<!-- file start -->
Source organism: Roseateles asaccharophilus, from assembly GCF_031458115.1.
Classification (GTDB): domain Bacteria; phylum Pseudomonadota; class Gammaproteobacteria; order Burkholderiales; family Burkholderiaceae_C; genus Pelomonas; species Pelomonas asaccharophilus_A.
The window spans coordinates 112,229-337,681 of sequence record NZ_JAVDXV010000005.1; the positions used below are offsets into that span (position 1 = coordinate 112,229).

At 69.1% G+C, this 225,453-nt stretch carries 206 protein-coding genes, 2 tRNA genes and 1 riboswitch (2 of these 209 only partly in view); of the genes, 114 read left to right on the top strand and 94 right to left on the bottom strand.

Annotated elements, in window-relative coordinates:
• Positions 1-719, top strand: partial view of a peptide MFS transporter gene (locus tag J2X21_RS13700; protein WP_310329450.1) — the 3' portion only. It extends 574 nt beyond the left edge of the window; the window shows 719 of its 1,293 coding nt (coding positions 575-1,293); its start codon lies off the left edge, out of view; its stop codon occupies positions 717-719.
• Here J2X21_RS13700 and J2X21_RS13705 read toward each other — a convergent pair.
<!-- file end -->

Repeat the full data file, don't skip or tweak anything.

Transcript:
Source organism: Roseateles asaccharophilus, from assembly GCF_031458115.1.
Classification (GTDB): domain Bacteria; phylum Pseudomonadota; class Gammaproteobacteria; order Burkholderiales; family Burkholderiaceae_C; genus Pelomonas; species Pelomonas asaccharophilus_A.
The window spans coordinates 112,229-337,681 of sequence record NZ_JAVDXV010000005.1; the positions used below are offsets into that span (position 1 = coordinate 112,229).

At 69.1% G+C, this 225,453-nt stretch carries 206 protein-coding genes, 2 tRNA genes and 1 riboswitch (2 of these 209 only partly in view); of the genes, 114 read left to right on the top strand and 94 right to left on the bottom strand.

Annotated elements, in window-relative coordinates:
• Positions 1-719, top strand: partial view of a peptide MFS transporter gene (locus tag J2X21_RS13700; protein WP_310329450.1) — the 3' portion only. It extends 574 nt beyond the left edge of the window; the window shows 719 of its 1,293 coding nt (coding positions 575-1,293); its start codon lies off the left edge, out of view; its stop codon occupies positions 717-719.
• Here J2X21_RS13700 and J2X21_RS13705 read toward each other — a convergent pair.